It’s no secret: Maryland is known for seafood. Celebrities including Oprah Winfrey have publicly stated how great the seafood is in Baltimore. In April 2019, a new black woman-owned Baltimore oyster bar can be added to the list of places to eat when visiting Maryland.
Jasmine Norton is the founder and owner of soon-to-open “The Urban Oyster.” Norton was introduced to oysters as a kid and has since loved them, but as an adult, she found it difficult to get her friends to join her at local oyster bars; they were turned off by the slimy appearance of the delicacy.
This sparked the idea to create a concept that would attract and appeal to those like her friends. Norton used her natural talent for cooking and her love for food to create recipes that merged oysters with classic foods. Since launching her business in 2016, she has been a featured vendor at farmer’s markets, food hauls, pop-up events, festivals, and now she is preparing to open the restaurant, her first.
In an interview with Black Enterprise, Norton details her journey to become a restaurateur.
Black Enterprise: How did you come up with the name ‘The Urban Oyster?’ Is there a meaning behind it?
Jasmine Norton: There are several angles behind the word “urban” in the company name. The word urban represents quality food in a relaxed environment. It represents the idea of incorporating toppings on the oysters that we typically see on pizza, burgers, and fries. It also represents the fact that we are black-owned which is also a historical element.
What preparation did you make prior to launching your business?
I visited a lot of different restaurants and oyster bars to understand the atmospheres that thrived the most. I lived in New York at the time and frequented many restaurants there. In the time I lived there I learned that food and music were neutral vessels that brought all people together. Serving good food was only one piece of starting the business. I wanted to create a culture, a feeling.
How does The Urban Oyster differ from other oyster bars throughout Maryland?
The Urban Oyster is a movement. Not only do we serve our customer base, but we also serve our community by feeding the homeless, donating to organizations that combat food deserts in Baltimore, as well as hold clothing drives on National Service Day. We form personable relationships with our customers which is why we love participating in farmer’s markets and festivals. It allows us the platform to get to know and talk with them.
Many people are skeptical about trying new food, how were you able to make strangers into believers and repeat customers?
That’s where the familiarity piece comes in. My philosophy was topping the grilled oysters, or frying them and putting them into tacos, would be trying something new with familiar ingredients.
What has been your greatest challenge since becoming a business owner?
My greatest challenge since becoming a business owner has been those moments when I have been reminded that our business is seasonal because of being mobile. It was in those times when I found myself having to take part-time jobs to pay my bills. By the grace of God, he saw fit for us to expand in 2019 to a brick-and-mortar where the weather will no longer be a factor to the success of our business.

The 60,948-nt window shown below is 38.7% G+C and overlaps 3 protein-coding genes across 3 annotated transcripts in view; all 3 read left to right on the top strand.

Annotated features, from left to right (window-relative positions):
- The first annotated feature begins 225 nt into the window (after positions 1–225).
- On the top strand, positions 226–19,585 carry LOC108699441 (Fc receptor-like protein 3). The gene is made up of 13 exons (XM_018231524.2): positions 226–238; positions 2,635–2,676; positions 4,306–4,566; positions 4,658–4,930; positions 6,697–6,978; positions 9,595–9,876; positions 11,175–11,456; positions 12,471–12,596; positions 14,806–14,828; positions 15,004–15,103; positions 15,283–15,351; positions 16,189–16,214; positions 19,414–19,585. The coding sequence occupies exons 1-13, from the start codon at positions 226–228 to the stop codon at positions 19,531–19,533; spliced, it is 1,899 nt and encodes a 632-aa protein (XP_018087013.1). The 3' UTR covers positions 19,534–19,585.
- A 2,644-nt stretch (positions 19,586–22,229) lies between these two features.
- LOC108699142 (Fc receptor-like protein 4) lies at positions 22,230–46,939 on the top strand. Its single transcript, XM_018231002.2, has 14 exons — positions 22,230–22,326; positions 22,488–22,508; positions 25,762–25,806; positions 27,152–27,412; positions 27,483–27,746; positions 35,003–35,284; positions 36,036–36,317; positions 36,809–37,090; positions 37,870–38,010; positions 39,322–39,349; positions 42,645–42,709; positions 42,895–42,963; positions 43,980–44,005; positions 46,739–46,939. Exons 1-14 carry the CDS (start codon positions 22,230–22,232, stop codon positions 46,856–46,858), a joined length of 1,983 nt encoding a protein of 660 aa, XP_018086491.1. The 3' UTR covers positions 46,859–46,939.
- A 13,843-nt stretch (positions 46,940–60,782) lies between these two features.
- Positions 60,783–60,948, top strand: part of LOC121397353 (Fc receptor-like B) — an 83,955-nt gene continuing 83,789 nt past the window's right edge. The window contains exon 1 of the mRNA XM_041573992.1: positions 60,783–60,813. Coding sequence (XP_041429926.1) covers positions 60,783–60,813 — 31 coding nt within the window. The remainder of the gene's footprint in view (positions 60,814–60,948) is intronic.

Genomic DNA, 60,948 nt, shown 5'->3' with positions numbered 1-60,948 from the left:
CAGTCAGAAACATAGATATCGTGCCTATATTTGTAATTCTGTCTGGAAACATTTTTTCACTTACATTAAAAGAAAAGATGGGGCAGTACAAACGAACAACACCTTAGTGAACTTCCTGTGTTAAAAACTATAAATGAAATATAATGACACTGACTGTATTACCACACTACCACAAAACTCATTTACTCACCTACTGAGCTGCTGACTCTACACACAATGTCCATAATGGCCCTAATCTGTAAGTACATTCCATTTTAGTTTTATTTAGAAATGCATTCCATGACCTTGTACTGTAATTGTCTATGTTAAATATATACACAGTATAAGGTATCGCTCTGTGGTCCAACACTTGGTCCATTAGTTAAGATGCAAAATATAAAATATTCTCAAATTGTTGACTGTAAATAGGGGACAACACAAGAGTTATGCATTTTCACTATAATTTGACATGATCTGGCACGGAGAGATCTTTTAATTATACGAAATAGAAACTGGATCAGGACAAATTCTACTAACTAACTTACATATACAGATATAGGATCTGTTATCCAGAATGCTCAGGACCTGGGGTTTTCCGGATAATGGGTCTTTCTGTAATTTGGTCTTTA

What has been your most valuable lesson learned since launching The Urban Oyster?
My most valuable lesson learned since starting the business has been patience. It’s in the testy environments where we question our purpose, question if we’re doing the right thing or if we should return to our 9 to 5. I learned that in those testy times it was for me to learn all sides of this thing called entrepreneurship. The good and the bad so that I could be prepared when it was time to elevate.
What can your patrons expect from your new restaurant location for The Urban Oyster?
Our patrons can expect the space to be very much still the street food vibe that we provide as a mobile restaurant. Up-tempo music, walls laced with gigantic oysters hand painted by local female painter Kim Hovell. The first thing patrons will notice are our brass brushed chairs giving the space a subtle glam but still very much keeping the urban feel of the brand. Our raw bar will be the exclusive part of the restaurant. Seating only 4 customers, it is the only place in the restaurant that will receive full service and our shuckers will wear different uniforms than the rest of the staff. They will wear denim buttoned shirts with darker denim aprons. Patrons should expect a little more of a refined and mature version of The Urban Oyster from our new logo to the design of the space.
For those who never tried your food and are planning to visit your restaurant location, what would you say are the must-have items on your menu?
We are best known for our char-grilled oysters and oyster tacos but I would encourage trying our smoked salmon burger and end it on a sweet note with our French toast bread pudding.
What advice would you give to someone who is interested in starting their own business?
Do your research. Study the pros and cons of whatever industry it is so that you are prepared. One last thing I would say is to make sure that your business is fulfilling some sort of need for your consumers. This is how you will thrive.
Black Enterprise Contributors Network